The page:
Grumpy Face

Challenge Central: a CBC devotional

By: Laurie Korstanie

Recently, my husband Casey and I were at a small restaurant for lunch. We went for fish and chips. 

We were the only ones in the restaurant and stood at the counter looking up at a blackboard where their menu was written out. 

It included various items, drinks and desserts. On the side wall was another giant blackboard with just the fish and chips selections. 

As Casey was scanning the front menu, he looked puzzled. “Where are the fish and chips listed?” he asked. The counter person and I simultaneously pointed to the giant blackboard to the right. 

“Ahh yes,” said Casey. 

We ordered the same thing, sat and had a nice lunch. 

I was either talking way too much, or he was really hungry. As he laid his napkin down on an empty plate, we both looked at my plate, which was still half full. I hate to be rushed so I enjoyed the rest of my meal but talked a little less. 

We had been the only ones in the restaurant for the entire time of our lunch. Then a woman came in, ordered takeout and sat down to wait. 

She was a slightly older than middle-aged. She looked at us both as we were leaving. 

When we got into the car, I mentioned that I smiled at the lady, and she didn’t smile back and looked grumpy. Casey, on the other hand, said he too had smiled at her and, though she hadn’t smiled back, he thought she looked sad. 

As we drove away, we speculated on why she might have been sad, or angry. We hadn’t heard any complaints while she was placing her order.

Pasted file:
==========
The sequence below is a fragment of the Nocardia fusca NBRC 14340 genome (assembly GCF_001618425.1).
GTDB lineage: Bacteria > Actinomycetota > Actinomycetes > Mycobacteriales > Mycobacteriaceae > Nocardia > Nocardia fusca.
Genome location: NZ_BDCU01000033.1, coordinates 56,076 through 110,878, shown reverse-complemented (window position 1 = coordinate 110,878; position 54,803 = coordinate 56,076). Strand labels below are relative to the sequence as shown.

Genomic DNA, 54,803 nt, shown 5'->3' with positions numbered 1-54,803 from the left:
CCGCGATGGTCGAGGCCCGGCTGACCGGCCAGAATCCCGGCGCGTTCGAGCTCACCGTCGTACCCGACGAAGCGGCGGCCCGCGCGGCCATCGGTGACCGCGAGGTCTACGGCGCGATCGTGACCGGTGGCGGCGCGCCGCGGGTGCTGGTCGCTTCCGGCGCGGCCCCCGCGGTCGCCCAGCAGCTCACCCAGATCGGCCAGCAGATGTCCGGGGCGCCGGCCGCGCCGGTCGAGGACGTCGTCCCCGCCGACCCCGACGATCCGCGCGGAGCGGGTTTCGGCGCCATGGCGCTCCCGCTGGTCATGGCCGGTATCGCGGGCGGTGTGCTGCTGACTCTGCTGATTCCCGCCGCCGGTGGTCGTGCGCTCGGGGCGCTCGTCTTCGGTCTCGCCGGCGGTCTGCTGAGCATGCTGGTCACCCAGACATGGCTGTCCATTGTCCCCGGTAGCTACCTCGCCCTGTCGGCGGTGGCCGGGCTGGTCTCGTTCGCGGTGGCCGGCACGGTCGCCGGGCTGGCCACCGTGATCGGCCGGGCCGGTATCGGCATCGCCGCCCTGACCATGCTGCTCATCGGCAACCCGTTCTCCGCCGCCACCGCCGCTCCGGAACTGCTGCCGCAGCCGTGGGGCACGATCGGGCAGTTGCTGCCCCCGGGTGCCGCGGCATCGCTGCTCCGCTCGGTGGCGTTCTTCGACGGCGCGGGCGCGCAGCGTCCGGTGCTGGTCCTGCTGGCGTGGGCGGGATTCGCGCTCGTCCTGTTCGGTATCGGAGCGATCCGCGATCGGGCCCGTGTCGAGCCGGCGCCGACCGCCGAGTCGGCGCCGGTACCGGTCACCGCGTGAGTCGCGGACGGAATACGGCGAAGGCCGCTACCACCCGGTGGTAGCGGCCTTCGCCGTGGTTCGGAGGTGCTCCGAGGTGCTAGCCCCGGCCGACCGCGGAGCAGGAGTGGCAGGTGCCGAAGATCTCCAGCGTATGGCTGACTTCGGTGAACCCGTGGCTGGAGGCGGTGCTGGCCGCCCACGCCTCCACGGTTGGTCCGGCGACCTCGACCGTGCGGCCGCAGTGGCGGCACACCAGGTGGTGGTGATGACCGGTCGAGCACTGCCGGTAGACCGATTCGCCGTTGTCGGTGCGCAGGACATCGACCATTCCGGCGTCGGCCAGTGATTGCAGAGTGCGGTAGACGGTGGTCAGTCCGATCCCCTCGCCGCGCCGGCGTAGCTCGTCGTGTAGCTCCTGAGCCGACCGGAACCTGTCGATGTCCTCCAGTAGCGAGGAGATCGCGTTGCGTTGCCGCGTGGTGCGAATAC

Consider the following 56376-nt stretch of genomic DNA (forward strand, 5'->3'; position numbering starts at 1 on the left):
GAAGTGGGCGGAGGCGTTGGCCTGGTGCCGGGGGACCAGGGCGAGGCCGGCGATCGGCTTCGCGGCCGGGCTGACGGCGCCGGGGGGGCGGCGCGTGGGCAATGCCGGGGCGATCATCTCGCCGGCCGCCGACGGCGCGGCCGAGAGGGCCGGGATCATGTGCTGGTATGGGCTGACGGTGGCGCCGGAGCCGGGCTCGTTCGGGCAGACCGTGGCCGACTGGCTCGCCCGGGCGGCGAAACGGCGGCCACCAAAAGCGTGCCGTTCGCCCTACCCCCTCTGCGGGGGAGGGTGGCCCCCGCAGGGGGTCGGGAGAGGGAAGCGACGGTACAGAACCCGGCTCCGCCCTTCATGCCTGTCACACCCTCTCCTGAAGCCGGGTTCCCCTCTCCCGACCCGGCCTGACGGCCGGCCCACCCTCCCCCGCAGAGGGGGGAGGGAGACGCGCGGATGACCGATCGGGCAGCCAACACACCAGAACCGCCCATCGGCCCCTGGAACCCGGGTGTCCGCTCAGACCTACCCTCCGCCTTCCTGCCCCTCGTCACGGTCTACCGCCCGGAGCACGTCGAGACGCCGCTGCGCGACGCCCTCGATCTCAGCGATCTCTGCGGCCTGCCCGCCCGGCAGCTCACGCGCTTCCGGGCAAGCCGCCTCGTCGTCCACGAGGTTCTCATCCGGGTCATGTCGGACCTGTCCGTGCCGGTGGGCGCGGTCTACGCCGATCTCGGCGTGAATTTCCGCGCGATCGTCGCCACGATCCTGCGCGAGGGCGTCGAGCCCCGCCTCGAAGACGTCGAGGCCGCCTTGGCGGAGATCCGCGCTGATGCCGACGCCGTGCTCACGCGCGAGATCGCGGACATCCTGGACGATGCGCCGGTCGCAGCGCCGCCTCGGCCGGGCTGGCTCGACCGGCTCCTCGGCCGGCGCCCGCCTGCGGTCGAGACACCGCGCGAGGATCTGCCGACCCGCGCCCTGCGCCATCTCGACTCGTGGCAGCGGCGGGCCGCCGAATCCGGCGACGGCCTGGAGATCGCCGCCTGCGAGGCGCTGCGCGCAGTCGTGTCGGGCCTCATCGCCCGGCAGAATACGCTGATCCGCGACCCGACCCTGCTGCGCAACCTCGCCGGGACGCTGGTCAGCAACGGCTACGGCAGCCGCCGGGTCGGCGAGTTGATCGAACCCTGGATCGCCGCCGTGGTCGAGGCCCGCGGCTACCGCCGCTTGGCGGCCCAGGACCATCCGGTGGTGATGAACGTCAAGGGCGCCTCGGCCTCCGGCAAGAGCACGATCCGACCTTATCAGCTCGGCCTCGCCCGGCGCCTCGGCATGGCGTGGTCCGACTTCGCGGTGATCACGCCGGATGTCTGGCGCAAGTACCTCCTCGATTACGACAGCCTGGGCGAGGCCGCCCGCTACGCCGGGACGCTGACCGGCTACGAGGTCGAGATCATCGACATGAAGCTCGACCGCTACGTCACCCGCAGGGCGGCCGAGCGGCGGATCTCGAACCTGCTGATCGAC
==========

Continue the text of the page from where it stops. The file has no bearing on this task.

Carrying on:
Have you ever looked at someone and thought, “Oh, they look mad, I’ll stay away from them?” Or have you ever looked at someone and thought they looked sad and wondered what could be wrong?

If someone is angry there may be general cues: a furrowed brow, yelling, mumbling or possibly swearing. If someone is sad, we may see tears, or a flushed face or pursed, trembling lips. 

But what if there is no yelling or crying? Can we correctly judge a person’s emotions or situation by strictly looking at their face? Probably not.

1 Samuel 16:7 (ESV)

For the Lord sees not as man sees: man looks on the outward appearance, but the Lord looks on the heart.

When we have lived with someone for many years, as Casey and I have—this year we crossed 48 years—we can look at them and quickly sum up their mood. Casey has said he can walk into a room and within a couple of seconds know just how I am by my expression. 

He can feel my anger or my happiness without nary a word being spoken. That is because he has had years of experience reading my emotions.

But what if we haven’t had years of experience with a person, how can we tell how they are, if no words are spoken.

Just like our lady in the restaurant, our interaction with her was brief, and one-sided. We smiled, she didn’t. We quickly made our assumptions and had different conclusions. I thought she looked grumpy and Casey thought she looked sad. Either way, our immediate response was to offer a smile.

We need to remember that we too are being seen and assessed by people on a daily basis. Let our faces show God’s love through us.

Proverbs 27:19 ESV

As in water face reflects face, so the heart of man reflects the man.

1 Peter 3:3-4 ESV

3) Do not let your adorning be external—the braiding of hair and the putting on of gold jewellery, or the clothing you wear—4) but let your adorning be the hidden person of the heart with the imperishable beauty of a gentle and quiet spirit, which in God’s sight is very precious.

We need to be sensitive to the cues we read in someone’s face.

If it is clear that someone is hurting, as a friend, we can reach out to them. Offer them a listening ear. It is not always advice someone is seeking, just a friendly ear. Or if we ourselves are hurting, there is no better ear to hear us then Our Lord.

1 Peter 5:7 (NLT)

Give all your worries and cares to God, for he cares about you.

Psalm 46:1 (NIV)

God is our refuge and strength, an ever-present help in trouble.

Psalms 34:18

The Lord is near to the broken-hearted and saves the crushed in spirit.

Let us not forget to also show in our faces, joy. A smile can be infectious and just what someone looking on might need.


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